We talk about engagement, but it does not appear too often if one looks at the myriad of statistics and surveys about the workplace. My personal view is that too many supervisors have too much task interference to actually communicate well and build consensus on performance improvement and team-based initiatives.
Consultant friend Brian Remer posted up an excellent summary about powerful questions and improving how we communicate about issues of workplace improvement. You can read it here.
The thrust of his post is that we can ask better questions and positively impact thinking and decision making. It is his focus to improve teamwork and make discussions of issues and opportunities more straightforward.
“Powerful questions that focus on meaning also challenge mental models and basic assumptions. They bring people to a deeper level and encourage a more creative response to what could otherwise be a “complaint” or “blame” session.”
This is a short read, but a solid one, with a couple of illustrating graphics. The Architecture / Structure of the question is one dimension with the “How” and “What” questions being optimal for eliciting information. The Scope of the question is what frames the situation and the context of the discussion. The Meaning of the question revolves around the mental models of those involved.
Related to the above are the Intention and the Tone of how things are presented. This involves the issues of interactive history and trust as well as the style of the discussion leader. I am reminded of that old NLP quote,
“We judge ourselves by our intentions.
We judge others by their behavior.”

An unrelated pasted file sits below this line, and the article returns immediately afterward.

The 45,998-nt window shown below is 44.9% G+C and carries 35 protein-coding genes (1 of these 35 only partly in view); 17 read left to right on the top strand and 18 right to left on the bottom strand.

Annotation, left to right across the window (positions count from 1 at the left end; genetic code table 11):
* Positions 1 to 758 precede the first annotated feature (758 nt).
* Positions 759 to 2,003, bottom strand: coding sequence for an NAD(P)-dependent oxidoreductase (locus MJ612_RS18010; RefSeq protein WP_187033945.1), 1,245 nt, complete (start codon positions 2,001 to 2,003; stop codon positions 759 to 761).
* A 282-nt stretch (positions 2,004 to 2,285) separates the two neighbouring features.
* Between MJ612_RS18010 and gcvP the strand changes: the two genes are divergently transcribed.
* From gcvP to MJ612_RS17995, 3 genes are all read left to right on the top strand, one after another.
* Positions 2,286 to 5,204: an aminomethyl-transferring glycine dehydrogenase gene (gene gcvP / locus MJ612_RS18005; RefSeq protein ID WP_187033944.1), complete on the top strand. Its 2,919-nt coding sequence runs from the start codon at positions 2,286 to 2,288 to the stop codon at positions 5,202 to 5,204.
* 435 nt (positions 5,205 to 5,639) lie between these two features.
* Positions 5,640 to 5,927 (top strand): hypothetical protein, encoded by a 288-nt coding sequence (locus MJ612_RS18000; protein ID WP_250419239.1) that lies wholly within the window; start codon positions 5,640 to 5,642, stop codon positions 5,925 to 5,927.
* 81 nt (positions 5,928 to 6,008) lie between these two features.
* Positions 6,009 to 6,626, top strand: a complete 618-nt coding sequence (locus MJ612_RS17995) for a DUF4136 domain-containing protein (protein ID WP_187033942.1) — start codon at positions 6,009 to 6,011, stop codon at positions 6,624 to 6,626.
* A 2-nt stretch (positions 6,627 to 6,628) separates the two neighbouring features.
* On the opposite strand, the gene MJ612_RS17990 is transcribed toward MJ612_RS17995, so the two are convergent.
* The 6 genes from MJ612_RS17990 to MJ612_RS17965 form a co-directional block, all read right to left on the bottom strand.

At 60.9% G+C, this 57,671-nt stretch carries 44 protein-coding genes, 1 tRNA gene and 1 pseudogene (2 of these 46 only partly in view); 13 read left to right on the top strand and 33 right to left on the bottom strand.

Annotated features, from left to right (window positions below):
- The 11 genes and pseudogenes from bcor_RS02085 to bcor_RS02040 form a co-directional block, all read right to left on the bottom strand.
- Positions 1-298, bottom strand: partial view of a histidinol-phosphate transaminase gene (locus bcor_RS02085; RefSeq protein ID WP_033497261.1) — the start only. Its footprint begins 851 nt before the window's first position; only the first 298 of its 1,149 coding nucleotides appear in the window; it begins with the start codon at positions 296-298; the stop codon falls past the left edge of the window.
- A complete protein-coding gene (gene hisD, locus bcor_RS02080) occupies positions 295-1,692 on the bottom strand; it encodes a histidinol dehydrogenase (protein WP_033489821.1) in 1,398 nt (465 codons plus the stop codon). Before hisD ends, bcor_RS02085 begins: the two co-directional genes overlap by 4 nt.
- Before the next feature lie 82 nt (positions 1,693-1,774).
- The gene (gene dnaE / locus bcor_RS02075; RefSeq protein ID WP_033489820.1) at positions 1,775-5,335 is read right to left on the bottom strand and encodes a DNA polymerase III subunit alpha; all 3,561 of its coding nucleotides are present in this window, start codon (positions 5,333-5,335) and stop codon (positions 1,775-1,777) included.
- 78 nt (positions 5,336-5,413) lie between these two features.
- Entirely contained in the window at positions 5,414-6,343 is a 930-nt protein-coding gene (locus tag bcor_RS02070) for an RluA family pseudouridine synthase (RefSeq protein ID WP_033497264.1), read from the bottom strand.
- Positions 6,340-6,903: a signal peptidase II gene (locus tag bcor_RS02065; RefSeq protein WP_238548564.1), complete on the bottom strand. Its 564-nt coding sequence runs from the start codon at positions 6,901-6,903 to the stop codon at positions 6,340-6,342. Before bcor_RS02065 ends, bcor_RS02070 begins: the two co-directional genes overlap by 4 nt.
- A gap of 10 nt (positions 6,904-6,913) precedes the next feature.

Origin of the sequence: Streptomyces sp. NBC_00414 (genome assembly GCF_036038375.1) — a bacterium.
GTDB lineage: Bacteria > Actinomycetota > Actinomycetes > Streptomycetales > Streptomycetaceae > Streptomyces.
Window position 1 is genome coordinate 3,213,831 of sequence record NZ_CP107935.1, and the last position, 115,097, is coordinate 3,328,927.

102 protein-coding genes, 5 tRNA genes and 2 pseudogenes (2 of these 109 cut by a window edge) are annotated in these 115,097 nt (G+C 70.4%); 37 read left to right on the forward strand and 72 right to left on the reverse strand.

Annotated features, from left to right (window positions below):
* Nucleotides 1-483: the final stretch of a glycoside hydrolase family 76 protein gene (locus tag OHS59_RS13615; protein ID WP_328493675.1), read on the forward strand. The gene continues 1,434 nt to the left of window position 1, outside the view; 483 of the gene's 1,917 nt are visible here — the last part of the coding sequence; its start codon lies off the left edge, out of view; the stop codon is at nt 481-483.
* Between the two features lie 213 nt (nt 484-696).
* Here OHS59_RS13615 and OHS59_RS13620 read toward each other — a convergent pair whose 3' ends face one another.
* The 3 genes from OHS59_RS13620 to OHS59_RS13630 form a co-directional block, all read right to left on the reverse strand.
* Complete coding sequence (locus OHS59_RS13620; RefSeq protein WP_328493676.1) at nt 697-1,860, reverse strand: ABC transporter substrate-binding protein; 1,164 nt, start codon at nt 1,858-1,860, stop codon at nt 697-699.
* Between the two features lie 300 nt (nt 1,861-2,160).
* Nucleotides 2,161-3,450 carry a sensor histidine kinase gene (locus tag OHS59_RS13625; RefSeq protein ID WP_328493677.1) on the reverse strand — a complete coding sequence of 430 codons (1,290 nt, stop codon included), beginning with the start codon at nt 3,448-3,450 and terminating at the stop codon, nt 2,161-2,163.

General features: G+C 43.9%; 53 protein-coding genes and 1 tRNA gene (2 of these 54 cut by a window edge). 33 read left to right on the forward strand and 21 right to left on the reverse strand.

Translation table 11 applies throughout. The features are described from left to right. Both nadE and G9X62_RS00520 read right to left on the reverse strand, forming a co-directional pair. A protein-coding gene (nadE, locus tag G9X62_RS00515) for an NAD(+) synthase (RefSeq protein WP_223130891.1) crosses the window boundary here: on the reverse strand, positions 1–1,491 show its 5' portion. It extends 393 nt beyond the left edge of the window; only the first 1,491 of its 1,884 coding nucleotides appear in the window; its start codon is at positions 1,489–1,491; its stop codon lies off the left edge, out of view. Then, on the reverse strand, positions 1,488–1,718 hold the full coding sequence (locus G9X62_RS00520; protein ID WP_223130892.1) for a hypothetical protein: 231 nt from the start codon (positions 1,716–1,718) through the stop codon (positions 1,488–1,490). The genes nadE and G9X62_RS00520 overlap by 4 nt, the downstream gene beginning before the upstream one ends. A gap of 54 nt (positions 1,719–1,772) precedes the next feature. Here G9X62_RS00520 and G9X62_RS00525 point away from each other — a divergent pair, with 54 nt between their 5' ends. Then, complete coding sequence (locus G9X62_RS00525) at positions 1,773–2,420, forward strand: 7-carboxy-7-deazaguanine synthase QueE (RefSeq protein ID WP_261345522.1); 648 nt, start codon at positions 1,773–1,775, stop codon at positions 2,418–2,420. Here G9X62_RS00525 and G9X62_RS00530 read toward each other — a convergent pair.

Closely related to Brian’s post is the writing of Dan Rockwell in his post about Leadership Sherlocking, where he also focuses on asking questions and the related issues of communication. You can find Dan’s article here and you can read my illustrated blog about my take on his ideas by clicking on the icon below.
There is a good bit of clear thinking out there when it comes to asking questions to involve and engage people. What is a bit frustrating is that more of our supervisory and management people are apparently not being effective in how they are communicating with their people on workplace improvement discussions.
Performance Management Company sells a variety of inexpensive and highly effective illustration-based toolkits for improving teamwork and implementing innovation and engaging people in the workplace. Check out our simple and straightforward toolkit for facilitation by clicking on the icon below:
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Dr. Scott Simmerman is a designer of team building games and organization improvement tools. Managing Partner of Performance Management Company since 1984, he is an experienced presenter and consultant.
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Scott’s blog on Poems and Quips on Workplace Improvement is here.
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